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On an episode of The Amber Ruffin Show, she exposed the truth behind American history, informing the audience about the things that the federal government conceals in secret, not wanting the public to find out.  Amber Ruffin detailed a dozen Black towns that have been hidden underwater, replaced by lakes or public parks.

Ruffin began her show with, “Dozens of Black towns have been erased off the American map, not by burning them down, but by hiding them underwater.” This segment that has gone viral has everyone wondering what else has the federal government attempted to obscure from the public eye? As Griffin has her viewers digging deeper into Black history, many people lost complete trust in the people that are supposed to “protect us.”

Ruffin explained the destruction of these towns, similar to events like the Tulsa Race Massacre, hindering opportunities for generational prosperity for Black people. Apart from the numerous Black communities that were wiped out by white supremacists, they also destroyed thriving Black towns, such as Oscarville and Seneca Village, and covered them up by hiding them underwater or replacing them with public parks.

1921 Tulsa Race Massacre
Destruction after the 1921 Tulsa Race Massacre Commission | Photo provided by the University of Tulsa

Amber Ruffin details how Oscarville was submerged by “Night Riders” and replaced with Lake Lanier

 Oscarville was a predominantly thriving Black town located in Forsyth County, Georgia. However, Oscarville was no longer prosperous for Blacks, as they were killed and forced out by whites in 1912 after three Black men (Rob Edwards, Earnest Knox, and Oscar Daniel) were accused of rape.

Because of these allegations, all three teenage boys were lynched. Following the lynchings, the terrorism would be worse than ever before, as a white terrorist group called the “Night Riders” had one mission, annihilate every Black person in Oscarville. In addition to forcing them out, whites would coerce blacks into giving them their property under the threat of arson, lynching, and mob beatings.

Oscarville was flooded to create Lake Lanier in Georgia.

The townspeople reduced more than a thousand Black people in 1912 to none in 1920. Over the years, the property would be sold to the government, putting the plan to construct Lake Lanier into effect in 1950. Underneath Lake Lanier lies towns, schools, and churches of Oscarville, where they remain till this day.

The story of Oscarville is one of several enormities and horrific atrocities rarely noted in America, conveying the power of white terrorism, while also illustrating racial expulsion for people to understand the fears of Breathing While Black.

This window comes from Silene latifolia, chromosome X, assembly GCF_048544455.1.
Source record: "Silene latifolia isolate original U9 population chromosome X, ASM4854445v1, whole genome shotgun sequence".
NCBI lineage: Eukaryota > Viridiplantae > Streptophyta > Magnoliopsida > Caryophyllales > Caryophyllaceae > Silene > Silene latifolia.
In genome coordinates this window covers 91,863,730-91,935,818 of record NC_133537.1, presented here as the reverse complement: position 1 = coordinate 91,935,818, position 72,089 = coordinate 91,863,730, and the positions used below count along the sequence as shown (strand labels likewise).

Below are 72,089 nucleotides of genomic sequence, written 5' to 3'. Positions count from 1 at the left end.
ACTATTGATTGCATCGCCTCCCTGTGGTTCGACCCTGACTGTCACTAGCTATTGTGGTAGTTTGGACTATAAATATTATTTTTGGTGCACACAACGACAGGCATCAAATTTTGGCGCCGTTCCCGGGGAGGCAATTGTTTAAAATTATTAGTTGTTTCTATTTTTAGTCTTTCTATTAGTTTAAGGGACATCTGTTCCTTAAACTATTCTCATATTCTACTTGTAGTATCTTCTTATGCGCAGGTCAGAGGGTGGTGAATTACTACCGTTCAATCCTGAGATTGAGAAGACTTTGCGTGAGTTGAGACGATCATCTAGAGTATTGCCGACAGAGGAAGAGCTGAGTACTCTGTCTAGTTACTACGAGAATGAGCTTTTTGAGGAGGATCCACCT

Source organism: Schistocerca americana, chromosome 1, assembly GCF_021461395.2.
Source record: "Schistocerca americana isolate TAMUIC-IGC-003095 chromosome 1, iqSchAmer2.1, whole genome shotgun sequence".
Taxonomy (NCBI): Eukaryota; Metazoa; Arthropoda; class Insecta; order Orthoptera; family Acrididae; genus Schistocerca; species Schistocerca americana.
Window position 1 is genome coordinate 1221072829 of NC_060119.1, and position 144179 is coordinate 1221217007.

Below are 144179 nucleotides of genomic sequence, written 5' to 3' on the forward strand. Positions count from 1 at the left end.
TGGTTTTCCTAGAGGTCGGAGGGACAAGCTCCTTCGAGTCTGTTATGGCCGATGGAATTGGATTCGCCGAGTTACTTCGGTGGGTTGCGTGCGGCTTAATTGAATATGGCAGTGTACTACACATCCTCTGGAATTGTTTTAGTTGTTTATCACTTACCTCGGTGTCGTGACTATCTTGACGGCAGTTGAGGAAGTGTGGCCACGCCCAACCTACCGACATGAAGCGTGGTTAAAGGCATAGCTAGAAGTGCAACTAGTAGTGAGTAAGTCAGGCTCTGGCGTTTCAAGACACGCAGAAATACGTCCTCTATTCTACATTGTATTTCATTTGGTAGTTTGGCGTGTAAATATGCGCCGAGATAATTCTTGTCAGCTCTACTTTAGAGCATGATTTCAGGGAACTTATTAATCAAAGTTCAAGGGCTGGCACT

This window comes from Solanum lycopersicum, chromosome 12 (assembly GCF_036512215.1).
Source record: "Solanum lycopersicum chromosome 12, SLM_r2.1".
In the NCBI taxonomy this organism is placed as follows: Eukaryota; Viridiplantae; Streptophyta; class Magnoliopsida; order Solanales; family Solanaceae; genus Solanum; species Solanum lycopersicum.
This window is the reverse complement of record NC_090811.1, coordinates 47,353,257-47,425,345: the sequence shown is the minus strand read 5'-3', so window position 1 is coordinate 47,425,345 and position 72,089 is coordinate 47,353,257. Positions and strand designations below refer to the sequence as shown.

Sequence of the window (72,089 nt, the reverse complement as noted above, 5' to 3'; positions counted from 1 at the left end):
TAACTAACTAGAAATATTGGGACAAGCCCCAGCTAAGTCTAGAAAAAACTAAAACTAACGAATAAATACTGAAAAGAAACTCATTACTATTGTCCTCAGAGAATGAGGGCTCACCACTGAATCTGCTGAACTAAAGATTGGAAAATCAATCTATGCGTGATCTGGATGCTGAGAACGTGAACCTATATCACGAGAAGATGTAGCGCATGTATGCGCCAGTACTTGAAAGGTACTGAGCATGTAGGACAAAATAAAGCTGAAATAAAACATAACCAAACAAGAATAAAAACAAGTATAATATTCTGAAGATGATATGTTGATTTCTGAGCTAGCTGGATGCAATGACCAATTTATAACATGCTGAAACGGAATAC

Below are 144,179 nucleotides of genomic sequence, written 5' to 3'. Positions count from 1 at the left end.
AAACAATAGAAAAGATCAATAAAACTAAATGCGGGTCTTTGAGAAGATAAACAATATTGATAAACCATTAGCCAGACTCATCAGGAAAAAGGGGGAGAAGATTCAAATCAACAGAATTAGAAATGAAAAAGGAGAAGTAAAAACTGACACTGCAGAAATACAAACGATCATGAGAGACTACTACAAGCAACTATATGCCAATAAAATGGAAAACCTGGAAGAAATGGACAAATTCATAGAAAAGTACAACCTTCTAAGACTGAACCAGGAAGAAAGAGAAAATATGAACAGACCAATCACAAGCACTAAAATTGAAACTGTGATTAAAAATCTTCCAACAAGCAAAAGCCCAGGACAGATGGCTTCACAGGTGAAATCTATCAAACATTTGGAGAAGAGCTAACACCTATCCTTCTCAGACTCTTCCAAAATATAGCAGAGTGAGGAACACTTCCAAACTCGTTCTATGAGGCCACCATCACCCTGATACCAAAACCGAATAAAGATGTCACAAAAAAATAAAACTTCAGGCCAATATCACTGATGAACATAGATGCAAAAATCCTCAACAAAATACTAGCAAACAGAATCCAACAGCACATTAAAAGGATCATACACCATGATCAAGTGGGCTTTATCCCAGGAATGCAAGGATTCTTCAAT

Sunken Towns occurred in the North: Seneca Village replaced by Central Park

The atrocities of replacing beloved Black towns with public amenities did not only happen in the South, as these events occurred in the North as well. In 1825, John and Elizabeth Whitehead partitioned their land, selling it as 200 lots and establishing Seneca Village. For African Americans, Seneca Village presented them with the opportunity to live in a sovereign community distant from compacted, populated downtown.

Although slavery was abolished in 1827 in New York, racial discrimination was still frequent in New York, making it difficult for Blacks to travel without being judged.

Seneca Village was bulldozed to create Central Park in NYC.

Therefore, Seneca Village was the perfect place for Blacks because it welcomed a departure from the city, escaping from the unsanitary and crowded places, along with the racism.

In the early 1850s, the City decided to build a park over Seneca Village, enacting a law that put aside 775 acres of land in Manhattan to establish Central Park, the first paramount landscape public park. The City gave Black residents until the end of 1857 to relocate out of the area before construction began, resulting in them fleeing the area and finding another place to reside.

Oscarville and Seneca Village are two of the numerous Black towns that have been demolished by the federal government due to Development Induced Displacement. African Americans were forced to relocate out of towns, for the government to establish parks, dams, and lakes.

In terms of compensation, Blacks would either receive very little or nothing at all from the government. For a very long time, this part of American history has been concealed, but that ends now, as it is time to enlighten others about the truth behind the federal government.

Hello, my name is Sydney Anderson and I am from the Bronx, New York. I am a junior at Delaware State University, majoring in mass communications with a concentration in convergence journalism. At DSU,...

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